So the book is not only biography, art history and history, but also attempts to look in some depth at how Rembrandt went about putting paint on canvas, including studies of his brushwork and use of colour. He is, Schama writes, "remembered as the greatest master of the broad brush before the advent of modernism". Furthermore, some of his work actually took the art of painting as its subject. For Rembrandt was, Schama writes, as much "philosopher as poet".

Unlike Rubens, Rembrandt appears to have been no great reader. Inventories of his possessions show a treasure trove of Roman busts, bird plumes, turbans and shells but, although his paintings show a fascination with the material of books, he owned surprisingly few. Yet Schama argues that one of the challenges of writing about Rembrandt was that he was a profound thinker, someone able to convey "the energy of liberated barbarism".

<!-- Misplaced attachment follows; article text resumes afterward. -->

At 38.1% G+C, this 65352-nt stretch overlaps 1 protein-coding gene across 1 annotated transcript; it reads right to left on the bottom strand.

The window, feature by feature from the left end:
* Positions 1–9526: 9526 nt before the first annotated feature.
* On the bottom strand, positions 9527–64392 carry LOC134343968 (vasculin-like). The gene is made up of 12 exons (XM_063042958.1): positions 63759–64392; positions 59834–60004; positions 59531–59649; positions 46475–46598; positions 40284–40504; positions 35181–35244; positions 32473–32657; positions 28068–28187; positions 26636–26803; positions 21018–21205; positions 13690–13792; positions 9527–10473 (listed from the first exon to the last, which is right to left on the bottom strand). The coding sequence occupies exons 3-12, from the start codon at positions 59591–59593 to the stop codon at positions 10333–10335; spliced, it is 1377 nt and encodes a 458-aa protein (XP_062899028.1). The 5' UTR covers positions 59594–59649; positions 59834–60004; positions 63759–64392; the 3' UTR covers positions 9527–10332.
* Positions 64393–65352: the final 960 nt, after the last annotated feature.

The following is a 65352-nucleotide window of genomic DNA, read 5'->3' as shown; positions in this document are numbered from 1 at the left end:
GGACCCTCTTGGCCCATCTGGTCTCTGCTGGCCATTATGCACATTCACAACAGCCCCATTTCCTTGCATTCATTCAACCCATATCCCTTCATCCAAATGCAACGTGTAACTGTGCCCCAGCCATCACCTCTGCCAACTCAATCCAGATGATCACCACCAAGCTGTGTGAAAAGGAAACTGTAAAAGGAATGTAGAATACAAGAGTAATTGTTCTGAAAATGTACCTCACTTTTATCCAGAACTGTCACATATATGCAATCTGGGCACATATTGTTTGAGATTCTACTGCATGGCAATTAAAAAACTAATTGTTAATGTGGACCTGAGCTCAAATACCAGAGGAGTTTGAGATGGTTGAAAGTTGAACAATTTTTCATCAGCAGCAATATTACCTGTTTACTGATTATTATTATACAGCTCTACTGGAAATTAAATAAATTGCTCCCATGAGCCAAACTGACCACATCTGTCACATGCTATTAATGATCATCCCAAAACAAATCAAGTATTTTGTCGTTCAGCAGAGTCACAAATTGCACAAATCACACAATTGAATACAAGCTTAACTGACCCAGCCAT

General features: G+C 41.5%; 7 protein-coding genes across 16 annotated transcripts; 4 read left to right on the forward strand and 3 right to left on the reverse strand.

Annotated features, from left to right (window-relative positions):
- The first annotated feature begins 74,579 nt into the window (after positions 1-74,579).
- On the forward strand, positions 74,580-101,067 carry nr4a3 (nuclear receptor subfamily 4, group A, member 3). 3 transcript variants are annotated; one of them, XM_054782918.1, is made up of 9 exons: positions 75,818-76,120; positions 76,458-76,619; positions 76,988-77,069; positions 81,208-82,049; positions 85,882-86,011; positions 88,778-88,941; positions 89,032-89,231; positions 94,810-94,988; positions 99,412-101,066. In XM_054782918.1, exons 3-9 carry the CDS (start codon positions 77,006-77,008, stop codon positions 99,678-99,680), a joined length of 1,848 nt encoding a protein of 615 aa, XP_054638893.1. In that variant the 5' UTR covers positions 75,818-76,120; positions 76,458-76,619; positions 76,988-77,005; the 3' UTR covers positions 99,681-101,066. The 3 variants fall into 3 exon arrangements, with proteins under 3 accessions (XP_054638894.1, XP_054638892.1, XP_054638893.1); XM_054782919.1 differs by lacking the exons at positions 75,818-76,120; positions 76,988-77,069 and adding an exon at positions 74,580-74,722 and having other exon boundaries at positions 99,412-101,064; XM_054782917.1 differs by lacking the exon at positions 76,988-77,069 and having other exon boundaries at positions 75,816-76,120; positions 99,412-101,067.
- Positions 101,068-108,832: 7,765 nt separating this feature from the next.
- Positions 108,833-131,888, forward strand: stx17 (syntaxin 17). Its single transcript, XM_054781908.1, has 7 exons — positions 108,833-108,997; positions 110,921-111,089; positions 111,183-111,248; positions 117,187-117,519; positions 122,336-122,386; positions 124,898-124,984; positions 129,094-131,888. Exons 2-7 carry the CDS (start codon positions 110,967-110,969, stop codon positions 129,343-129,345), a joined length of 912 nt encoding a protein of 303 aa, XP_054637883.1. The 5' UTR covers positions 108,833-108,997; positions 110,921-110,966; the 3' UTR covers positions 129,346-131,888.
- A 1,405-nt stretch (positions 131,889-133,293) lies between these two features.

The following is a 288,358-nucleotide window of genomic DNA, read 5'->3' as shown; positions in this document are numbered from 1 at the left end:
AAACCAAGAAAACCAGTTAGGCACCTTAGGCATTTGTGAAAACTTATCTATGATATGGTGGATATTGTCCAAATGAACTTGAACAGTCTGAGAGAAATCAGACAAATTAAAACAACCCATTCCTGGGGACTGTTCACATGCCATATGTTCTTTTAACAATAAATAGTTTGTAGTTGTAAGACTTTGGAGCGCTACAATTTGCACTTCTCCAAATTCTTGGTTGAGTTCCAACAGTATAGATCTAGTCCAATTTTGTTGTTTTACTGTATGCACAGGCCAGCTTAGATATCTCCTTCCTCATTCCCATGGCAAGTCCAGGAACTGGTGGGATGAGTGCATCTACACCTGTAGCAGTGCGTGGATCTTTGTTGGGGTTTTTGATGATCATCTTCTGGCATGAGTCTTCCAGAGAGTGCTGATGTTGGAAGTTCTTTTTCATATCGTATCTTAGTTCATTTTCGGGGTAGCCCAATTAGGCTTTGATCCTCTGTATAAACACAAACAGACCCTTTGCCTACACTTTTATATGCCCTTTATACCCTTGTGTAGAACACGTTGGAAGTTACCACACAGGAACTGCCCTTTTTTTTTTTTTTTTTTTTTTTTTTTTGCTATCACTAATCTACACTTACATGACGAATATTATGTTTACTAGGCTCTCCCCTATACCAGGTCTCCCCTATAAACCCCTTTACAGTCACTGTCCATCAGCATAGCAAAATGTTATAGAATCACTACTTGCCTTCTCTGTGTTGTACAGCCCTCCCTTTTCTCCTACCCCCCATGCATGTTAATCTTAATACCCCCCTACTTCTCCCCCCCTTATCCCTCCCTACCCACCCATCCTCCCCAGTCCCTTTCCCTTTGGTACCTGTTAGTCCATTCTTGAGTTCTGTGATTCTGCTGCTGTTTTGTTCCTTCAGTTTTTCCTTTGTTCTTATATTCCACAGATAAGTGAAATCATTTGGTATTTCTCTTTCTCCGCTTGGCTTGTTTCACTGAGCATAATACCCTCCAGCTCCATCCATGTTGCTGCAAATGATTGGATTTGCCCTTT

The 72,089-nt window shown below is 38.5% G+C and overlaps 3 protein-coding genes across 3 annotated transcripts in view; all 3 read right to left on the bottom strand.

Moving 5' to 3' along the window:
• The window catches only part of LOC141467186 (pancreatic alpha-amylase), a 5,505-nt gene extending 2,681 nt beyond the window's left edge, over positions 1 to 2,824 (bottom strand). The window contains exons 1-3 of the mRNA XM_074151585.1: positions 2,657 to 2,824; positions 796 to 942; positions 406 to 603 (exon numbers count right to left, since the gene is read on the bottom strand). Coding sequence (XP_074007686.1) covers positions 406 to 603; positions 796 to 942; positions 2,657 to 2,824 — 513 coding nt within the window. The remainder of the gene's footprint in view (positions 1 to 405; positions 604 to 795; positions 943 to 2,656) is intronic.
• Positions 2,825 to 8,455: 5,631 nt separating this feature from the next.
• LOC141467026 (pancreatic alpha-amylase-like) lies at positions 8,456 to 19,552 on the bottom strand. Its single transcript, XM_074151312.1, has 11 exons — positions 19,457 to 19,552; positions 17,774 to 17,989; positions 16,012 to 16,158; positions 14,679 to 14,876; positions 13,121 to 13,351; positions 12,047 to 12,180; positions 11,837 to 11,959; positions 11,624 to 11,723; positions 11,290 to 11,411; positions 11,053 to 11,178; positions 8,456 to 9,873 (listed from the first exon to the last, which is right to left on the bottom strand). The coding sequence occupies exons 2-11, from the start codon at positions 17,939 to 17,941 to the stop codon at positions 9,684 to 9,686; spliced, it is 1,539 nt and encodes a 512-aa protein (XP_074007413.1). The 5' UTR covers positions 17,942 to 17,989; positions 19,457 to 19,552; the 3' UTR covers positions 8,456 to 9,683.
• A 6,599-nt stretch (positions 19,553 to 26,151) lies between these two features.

This, Schama admits, is perhaps applying to him terms more applicable to later artists. But he rails against those who reject the suggestion that Rembrandt may be someone who anticipated modernism.

Asked for his favourite Rembrandt painting, Schama does not hesitate: the three-quarter-length portrait of Rembrandt's friend Jan Six, painted in 1654, "without question the greatest of his portraits and arguably the most psychologically penetrating of all 17th-century portraits". He admires it, he writes, as "a virtual encyclopedia of painting", employing techniques from loose strokes, to nearly dry brushes to detail and impressionist touches. But he admires it most because he pulls together all these skills into a single image "so that Jan Six does indeed stand before us much as we would wish to imagine ourselves, all the contradictions of our character - vanity and modesty, outward show and inward reflectiveness, energy and calm - miraculously fitted together".

Rembrandt's Eyes (Penguin Press) is published October 28, Pounds 30.00.